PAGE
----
Back in the middle of December of 2012, while standing in a long line at a regional hypermarket chain store, I scanned the magazine rack and found only one option: National Geographic’s December 2012 issue. The featured cover story—The World’s Largest Trees—immediately grabbed my interest. The magazine opened right up to a foldout poster of a giant sequoia. I had to page back for the beginning of the article, and I started reading about this tree named The President. After a few pages, it was finally almost my turn to check out. I was about to place the magazine back in the rack when something even more fascinating caught my eye: pictures of birds, pictures of birds of paradise. I closed the magazine to check for a price, but before I could find one, it flew from my hands and landed in my shopping cart.
Later that night, after reading Paradise Found, I went to National Geographic online to see if I could find further information. I didn’t. I did this morning though. See.
For the First Time, All 39 Species of Birds-of-Paradise Have Been Capture on Film
For centuries the bird-of-paradise has been a byword for exotic animals and faraway locales, but actually documenting this family has been near impossible. Now, thanks to 8 years and 18 expeditions into Australia, Papua New Guinea, and surrounding islands, the birds have finally all been recorded. (Click the link, then click the video starter arrow)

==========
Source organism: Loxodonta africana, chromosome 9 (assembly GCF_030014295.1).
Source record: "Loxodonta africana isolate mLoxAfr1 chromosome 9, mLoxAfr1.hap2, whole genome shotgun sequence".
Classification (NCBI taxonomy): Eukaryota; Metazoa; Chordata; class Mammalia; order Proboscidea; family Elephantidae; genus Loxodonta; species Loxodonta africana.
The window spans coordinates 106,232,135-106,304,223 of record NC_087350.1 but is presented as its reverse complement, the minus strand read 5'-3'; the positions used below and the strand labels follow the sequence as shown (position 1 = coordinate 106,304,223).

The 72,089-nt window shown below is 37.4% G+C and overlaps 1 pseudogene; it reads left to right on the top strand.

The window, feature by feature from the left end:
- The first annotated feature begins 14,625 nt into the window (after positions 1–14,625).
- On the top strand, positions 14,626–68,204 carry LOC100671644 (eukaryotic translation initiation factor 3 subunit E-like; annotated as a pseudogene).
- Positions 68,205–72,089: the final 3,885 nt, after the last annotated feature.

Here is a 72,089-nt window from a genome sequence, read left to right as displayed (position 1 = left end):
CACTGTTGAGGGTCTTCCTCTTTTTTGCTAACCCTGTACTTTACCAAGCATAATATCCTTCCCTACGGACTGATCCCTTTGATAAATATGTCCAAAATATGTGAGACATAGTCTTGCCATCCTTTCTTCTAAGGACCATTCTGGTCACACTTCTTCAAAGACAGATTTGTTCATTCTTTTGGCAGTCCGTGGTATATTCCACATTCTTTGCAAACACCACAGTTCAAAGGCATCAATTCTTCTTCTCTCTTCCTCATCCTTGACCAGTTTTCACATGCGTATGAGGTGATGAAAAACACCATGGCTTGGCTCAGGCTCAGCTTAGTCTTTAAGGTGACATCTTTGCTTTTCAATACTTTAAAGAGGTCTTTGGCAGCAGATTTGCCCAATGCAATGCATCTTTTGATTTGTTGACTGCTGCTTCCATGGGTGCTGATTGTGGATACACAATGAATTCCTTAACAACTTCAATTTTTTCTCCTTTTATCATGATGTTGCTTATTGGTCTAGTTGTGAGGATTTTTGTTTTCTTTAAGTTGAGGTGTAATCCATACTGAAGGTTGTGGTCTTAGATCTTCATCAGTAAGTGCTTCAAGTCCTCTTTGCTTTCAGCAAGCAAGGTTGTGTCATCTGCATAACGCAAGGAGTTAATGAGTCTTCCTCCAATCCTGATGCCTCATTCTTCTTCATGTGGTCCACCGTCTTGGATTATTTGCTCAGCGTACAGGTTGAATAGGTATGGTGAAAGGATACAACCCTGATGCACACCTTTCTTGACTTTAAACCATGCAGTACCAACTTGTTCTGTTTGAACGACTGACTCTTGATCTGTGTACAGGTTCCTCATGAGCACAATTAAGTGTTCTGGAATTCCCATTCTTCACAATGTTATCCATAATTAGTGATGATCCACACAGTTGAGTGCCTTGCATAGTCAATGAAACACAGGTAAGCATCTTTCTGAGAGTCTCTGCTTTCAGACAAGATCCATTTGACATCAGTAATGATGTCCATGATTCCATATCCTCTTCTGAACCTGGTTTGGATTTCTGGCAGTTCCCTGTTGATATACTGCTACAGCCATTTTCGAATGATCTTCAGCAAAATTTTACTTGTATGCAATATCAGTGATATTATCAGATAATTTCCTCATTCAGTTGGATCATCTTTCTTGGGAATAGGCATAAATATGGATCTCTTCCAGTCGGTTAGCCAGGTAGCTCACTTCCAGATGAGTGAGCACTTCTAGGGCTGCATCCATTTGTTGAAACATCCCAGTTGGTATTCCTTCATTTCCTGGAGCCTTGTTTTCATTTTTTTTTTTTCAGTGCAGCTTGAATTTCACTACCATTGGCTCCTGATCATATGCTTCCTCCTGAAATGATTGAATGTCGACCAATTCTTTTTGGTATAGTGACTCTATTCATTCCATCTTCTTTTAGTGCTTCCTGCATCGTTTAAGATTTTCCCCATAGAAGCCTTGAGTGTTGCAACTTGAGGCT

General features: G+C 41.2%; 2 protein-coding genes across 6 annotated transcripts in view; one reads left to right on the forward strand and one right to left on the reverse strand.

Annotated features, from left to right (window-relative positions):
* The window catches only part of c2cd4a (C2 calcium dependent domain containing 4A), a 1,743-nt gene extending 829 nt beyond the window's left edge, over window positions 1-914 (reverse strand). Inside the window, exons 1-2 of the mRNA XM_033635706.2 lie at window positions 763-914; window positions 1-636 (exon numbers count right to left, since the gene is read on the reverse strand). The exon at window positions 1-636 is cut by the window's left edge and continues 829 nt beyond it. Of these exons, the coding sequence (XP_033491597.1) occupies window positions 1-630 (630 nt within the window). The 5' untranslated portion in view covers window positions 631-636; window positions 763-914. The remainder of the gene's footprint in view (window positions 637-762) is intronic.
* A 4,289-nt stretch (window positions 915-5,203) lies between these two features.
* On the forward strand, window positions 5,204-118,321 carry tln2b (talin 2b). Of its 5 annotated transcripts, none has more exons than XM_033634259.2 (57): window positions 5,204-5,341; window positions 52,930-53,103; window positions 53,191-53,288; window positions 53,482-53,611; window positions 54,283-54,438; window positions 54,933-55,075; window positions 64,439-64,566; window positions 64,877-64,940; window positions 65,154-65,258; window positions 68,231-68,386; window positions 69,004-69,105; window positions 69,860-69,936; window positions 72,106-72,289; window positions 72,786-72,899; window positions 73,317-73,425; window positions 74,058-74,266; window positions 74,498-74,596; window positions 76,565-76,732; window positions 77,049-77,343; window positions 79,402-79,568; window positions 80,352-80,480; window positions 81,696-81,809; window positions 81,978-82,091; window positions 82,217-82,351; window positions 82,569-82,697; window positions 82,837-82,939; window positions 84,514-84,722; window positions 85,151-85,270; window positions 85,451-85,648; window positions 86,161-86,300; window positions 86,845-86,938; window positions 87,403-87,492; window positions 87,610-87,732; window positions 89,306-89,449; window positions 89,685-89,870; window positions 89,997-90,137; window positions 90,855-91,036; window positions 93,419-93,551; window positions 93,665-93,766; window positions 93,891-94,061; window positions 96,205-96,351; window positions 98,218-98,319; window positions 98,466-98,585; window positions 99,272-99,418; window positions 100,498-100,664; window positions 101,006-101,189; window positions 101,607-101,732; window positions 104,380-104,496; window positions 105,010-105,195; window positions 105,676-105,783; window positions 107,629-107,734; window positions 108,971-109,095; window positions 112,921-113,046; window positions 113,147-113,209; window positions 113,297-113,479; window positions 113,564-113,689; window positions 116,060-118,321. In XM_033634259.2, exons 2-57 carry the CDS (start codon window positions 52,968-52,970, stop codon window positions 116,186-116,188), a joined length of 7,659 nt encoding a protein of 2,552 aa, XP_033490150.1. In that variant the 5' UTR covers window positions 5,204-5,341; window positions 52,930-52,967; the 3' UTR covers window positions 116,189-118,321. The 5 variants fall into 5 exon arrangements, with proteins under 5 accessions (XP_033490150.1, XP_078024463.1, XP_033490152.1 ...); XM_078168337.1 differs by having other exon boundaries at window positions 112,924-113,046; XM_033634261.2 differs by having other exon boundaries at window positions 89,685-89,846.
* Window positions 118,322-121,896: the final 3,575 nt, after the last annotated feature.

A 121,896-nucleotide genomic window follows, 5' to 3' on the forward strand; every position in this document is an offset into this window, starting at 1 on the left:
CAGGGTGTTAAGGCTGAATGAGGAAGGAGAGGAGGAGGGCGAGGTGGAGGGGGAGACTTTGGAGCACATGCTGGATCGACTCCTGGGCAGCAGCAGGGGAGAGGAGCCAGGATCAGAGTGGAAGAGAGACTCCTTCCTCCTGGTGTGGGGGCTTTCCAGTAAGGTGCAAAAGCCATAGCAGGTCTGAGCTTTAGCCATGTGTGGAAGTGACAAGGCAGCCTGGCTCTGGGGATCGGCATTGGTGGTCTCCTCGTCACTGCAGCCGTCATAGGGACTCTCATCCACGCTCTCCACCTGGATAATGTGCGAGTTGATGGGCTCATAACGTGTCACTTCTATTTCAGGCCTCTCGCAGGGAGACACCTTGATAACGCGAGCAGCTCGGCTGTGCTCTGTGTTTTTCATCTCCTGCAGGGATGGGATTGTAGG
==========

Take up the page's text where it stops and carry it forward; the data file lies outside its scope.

The birds-of-paradise are among the most beautiful creatures on earth—and an extraordinary example of evolutionary adaptation. On this site you can find what few have witnessed in the wild: the displays of color, sound, and motion that make these birds so remarkable. Then you can delve deeper, examining the principles that guided their evolution and the epic adventure it took to bring you all 39 species. (Click the link, click the “Introduction” tab, and then click the video starter arrow)
By the Numbers
What does it take to come home from New Guinea with images of all 39 species of birds-of-paradise? Summing it up in two numbers—18 expeditions and 8 years—tells only part of the story. Numbers like 544 days, 109 blinds, and 39,568 photos give a little more perspective. Take a look at more numbers from the project to sense some of the energy and dedication that were required behind the scenes. (Click the link, then click the video starter arrow)
Edwin Scholes—Evolutionary Biologist
Tim Laman—Wildlife Photojournalist and Field Biologisthttp://www.birdsofparadiseproject.org/media.php?page=116